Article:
Directions: Toss together the beets and onions with 1/8 cup olive oil, 2 tablespoons vinegar and 1/2 tablespoon sugar. Refrigerate for at least 2 hours. In another bowl toss together the squash slices, the remainder of the oil and vinegar, and the dill. Refrigerate for at least 2 hours. Just prior to serving, drain the squash and toss all the vegetables together with the sour cream. Season to taste with salt and pepper, adding additional sugar and vinegar if desired for a more distinctive sweet-and-sour taste. Yield: Three servings.
BRATWURST KOHLRABI VEGETABLE SOUP WITH PUMPERNICKEL DILL CROUTONS
1 T butter, divided, 1/3 c thin-sliced dill pickles, 2 cooked bratwursts, thin-sliced, 1/2 tsp dill weed, 1 c chopped onions, salt and pepper, 2 medium kohlrabi, peeled, thin-sliced, and chopped, 1/2 c thin-sliced bok choy stalks, 2 tsp fennel seeds, 1 1/2 T butter, melted, 3 cans (each 14 1/2 ounces) beef broth
Croutons: 1/2 teaspoon dill weed, 1 cup thin-sliced potatoes, 1 1/2 cups cubed pumpernickel bread
Brown bratwurst in pot with 1/2 tablespoon butter. Remove and reserve meat. Add remaining 1/2 tablespoon butter, onions, kohlrabi, celery, and fennel seeds; sauté 5 minutes. Stir in beef broth, potatoes, pickles, dill weed, bratwurst, and 2/3 cup water; simmer 40 minutes. Season to taste with salt and pepper. Let stand 1 or more hours to develop flavor. To make croutons, combine ingredients; bake 10-15 minutes in 400-degree oven, tossing occasionally. Serve with reheated soup. Serves 6; Recipe from MACSAC
2 kohlrabi; water to cover; 1/8 c oil; 1/2 T wine vinegar; 1/8 tsp dill seeds; pinch of pepper; salt to taste; 1 T yogurt
Cook kohlrabi in water until tender. Drain and reserve liquid for soup. Cool, peel and cut into strips. Combine remaining ingredients, pour over kohlrabi and serve as a salad or side dish. 2 servings
Grate kohlrabi, place in colander, and sprinkle with salt. Let stand for 30 minutes to drain. Heat 2 T. butter over medium heat. Add 1 small onion chopped, and sauté a few minutes. Stir in kohlrabi, reduce heat to low, cover, and cook 10 minutes. Increase heat to medium and cook two more minutes. Remove from heat and stir in fresh herbs. Serves 1-2.
YELLOW BEETS AND GREEN BEAN SALAD (Beans coming next week!)
1/2 pound crisp green beans with the ends snipped; 3 medium-size yellow beets, diced; 1 teaspoon minced fresh tarragon; 2 tablespoons chopped fresh parsley; 5 ounces plain low-fat yogurt; 1 tablespoon tahini (sesame seed paste); 1 tablespoon fresh lemon juice; 1 garlic clove, crushed; Salt and freshly ground pepper
In a saucepan, cook the green beans in rapidly boiling water for 7 minutes or until they are tender but crisp. In a separate saucepan, cook the beets until they are tender. (You may cook both in the microwave according to your oven’s instructions if you prefer.) Cool rapidly under cold running water and peel the beets. Combine the beans with the beets, the tarragon, and half the parsley in a medium-size serving bowl. Mix well but gently. In a small bowl, combine the yogurt, tahini, lemon juice, garlic, and salt and pepper to taste. Mix well. Stir the yogurt mixture into the green bean mixture and garnish with the remaining parsley. Serve immediately. 4 servings; Recipe from Herbal Soups, Salads, Breads and Sweets.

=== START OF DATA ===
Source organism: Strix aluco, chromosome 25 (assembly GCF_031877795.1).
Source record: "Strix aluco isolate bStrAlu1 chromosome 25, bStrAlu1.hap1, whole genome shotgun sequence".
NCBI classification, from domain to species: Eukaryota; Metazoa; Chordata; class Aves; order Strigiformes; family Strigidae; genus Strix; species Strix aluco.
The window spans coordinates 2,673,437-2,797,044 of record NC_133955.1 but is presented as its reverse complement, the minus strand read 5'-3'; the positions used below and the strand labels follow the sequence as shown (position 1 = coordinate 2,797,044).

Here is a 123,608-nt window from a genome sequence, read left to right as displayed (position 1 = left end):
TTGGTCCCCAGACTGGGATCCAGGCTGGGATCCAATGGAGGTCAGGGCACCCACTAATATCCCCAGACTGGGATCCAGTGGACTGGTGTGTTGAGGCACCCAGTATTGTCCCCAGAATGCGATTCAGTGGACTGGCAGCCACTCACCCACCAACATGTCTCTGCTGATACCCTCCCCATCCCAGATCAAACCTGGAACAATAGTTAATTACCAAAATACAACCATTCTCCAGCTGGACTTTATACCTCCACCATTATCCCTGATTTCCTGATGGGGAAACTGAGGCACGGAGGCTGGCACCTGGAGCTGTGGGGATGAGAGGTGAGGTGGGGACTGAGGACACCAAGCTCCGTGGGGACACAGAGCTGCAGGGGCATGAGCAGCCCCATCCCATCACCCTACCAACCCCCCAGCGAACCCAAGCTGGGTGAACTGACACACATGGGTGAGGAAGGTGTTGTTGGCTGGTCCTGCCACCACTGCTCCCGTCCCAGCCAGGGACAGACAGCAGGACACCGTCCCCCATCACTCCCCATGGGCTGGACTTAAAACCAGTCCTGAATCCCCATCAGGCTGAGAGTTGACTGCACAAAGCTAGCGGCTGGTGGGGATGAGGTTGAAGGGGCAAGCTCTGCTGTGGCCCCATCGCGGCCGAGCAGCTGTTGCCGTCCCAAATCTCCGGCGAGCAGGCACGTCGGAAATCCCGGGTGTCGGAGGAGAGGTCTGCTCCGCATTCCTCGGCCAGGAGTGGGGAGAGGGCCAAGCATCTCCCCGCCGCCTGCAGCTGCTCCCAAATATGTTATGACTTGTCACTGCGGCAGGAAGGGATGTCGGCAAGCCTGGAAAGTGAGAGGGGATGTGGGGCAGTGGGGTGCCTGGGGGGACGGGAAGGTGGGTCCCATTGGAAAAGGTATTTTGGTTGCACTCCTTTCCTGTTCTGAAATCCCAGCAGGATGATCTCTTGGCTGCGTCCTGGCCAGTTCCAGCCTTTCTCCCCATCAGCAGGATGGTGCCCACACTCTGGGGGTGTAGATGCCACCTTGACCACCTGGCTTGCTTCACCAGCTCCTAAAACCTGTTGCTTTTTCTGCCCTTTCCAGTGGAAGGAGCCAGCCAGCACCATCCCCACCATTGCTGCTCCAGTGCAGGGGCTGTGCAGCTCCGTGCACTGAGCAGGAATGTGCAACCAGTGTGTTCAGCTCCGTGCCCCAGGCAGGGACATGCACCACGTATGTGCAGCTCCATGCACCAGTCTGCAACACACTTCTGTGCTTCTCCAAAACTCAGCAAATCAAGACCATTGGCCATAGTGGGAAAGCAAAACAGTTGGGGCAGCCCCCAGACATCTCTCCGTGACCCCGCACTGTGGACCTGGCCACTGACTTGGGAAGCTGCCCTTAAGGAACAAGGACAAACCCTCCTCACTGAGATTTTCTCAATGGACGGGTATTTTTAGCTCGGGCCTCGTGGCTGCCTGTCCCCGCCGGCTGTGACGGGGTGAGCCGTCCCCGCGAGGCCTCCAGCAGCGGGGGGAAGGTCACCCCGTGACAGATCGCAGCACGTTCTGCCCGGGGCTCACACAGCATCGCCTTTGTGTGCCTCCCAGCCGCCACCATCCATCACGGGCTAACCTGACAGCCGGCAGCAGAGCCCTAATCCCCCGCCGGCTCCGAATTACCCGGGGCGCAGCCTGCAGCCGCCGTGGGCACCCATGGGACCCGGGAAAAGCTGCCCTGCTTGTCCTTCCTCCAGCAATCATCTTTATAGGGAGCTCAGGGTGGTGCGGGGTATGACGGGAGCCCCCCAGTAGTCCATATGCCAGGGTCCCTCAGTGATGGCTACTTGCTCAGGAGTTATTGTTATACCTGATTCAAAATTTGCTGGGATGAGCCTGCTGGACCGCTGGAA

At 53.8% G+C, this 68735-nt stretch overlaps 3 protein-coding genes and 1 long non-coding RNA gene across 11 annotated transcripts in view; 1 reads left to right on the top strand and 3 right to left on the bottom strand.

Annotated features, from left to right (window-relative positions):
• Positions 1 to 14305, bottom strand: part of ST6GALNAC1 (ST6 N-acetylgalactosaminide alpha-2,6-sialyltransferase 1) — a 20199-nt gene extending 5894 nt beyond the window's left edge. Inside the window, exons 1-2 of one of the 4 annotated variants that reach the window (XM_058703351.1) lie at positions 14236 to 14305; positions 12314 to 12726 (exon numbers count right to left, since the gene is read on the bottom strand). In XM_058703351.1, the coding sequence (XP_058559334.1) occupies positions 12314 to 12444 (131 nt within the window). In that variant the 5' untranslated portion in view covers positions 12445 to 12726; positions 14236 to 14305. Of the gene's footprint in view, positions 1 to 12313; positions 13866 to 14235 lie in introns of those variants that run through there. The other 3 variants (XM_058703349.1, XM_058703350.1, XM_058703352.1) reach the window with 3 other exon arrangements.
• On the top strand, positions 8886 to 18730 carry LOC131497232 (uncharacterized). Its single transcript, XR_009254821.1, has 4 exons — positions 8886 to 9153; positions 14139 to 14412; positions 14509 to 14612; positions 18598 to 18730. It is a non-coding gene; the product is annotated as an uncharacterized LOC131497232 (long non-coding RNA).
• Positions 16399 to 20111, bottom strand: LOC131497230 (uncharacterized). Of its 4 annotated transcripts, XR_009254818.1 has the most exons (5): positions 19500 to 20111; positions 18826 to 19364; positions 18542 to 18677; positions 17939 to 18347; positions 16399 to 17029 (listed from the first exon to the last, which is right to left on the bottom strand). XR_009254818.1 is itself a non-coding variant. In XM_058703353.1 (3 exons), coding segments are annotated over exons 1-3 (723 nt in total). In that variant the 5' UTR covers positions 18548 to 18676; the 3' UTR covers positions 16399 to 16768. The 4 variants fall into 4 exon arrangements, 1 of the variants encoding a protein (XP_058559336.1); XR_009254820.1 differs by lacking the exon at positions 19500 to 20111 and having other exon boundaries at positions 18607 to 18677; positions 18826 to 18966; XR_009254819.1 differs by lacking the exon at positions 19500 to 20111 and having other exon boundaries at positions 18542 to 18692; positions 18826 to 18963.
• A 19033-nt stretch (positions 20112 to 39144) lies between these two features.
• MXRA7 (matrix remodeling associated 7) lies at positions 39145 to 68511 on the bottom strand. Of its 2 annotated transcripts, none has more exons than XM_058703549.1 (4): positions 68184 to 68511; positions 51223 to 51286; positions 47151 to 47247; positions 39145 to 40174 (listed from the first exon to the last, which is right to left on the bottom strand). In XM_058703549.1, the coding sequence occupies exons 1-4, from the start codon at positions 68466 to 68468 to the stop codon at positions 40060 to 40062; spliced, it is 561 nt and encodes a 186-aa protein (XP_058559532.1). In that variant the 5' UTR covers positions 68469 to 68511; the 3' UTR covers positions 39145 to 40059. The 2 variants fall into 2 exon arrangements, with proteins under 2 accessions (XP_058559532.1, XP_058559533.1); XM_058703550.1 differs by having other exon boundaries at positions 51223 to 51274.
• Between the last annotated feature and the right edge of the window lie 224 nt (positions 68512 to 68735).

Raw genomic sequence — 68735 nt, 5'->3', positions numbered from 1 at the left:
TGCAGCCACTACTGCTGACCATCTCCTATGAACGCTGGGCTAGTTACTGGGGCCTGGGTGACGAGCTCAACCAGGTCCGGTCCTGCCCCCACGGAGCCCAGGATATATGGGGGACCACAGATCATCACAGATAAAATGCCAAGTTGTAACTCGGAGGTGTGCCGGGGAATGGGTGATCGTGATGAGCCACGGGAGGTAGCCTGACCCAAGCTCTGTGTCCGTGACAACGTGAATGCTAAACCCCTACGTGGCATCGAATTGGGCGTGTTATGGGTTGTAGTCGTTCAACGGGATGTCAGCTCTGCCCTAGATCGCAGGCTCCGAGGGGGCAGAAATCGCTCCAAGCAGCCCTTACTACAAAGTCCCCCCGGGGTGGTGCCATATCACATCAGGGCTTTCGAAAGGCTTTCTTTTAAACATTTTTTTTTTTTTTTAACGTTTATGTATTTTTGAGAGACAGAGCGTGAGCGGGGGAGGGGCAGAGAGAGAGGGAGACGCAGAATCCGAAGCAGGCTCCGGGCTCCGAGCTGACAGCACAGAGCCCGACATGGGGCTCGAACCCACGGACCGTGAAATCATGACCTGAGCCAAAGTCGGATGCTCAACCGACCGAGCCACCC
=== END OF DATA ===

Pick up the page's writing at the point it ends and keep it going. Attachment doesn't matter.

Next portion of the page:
CHERRY-ALMOND LOAF CAKE
1 c blanched almonds; 1 c plus 2 T all-purpose flour; 1 tsp baking powder; 1/2 tsp sea salt; 1/2 c (1 stick) unsalted butter, at room temperature; 3/4 c plus 1 teaspoon sugar 3 eggs, at room temperature; 1/4 tsp almond extract; 1/2 tsp vanilla extract; 2 1/2 c pitted cherries; confectioners’ sugar
Preheat the oven to 375°F. Butter and flour a 5×8-inch loaf pan. Coarsely chop the almonds in a food processor. Remove 1.4 cup and set it aside. Add the flour, baking powder, and salt to the remaining almonds and process until the mixture is smooth. Transfer to a bowl. Cream the butter with the 3/4 cup sugar in the food processor, then add the eggs one at a time, incorporating each one fully as you go. Add the flavorings, then half the flour-almond mixture. Pulse several times to incorporate. Add the remainder and pulse until smooth. Scrape into the prepared pan and cover with the cherries. Mix the reserved almonds with the teaspoon of sugar and sprinkle over the top of the cake. Bake the cake for 1 hour and 10 minutes or until a tester comes out clean. Let cool in the pan, then turn it out and transfer to a cake plate. Dust with confectioners’ sugar just before serving. Serves 8; Recipes from Local Flavors.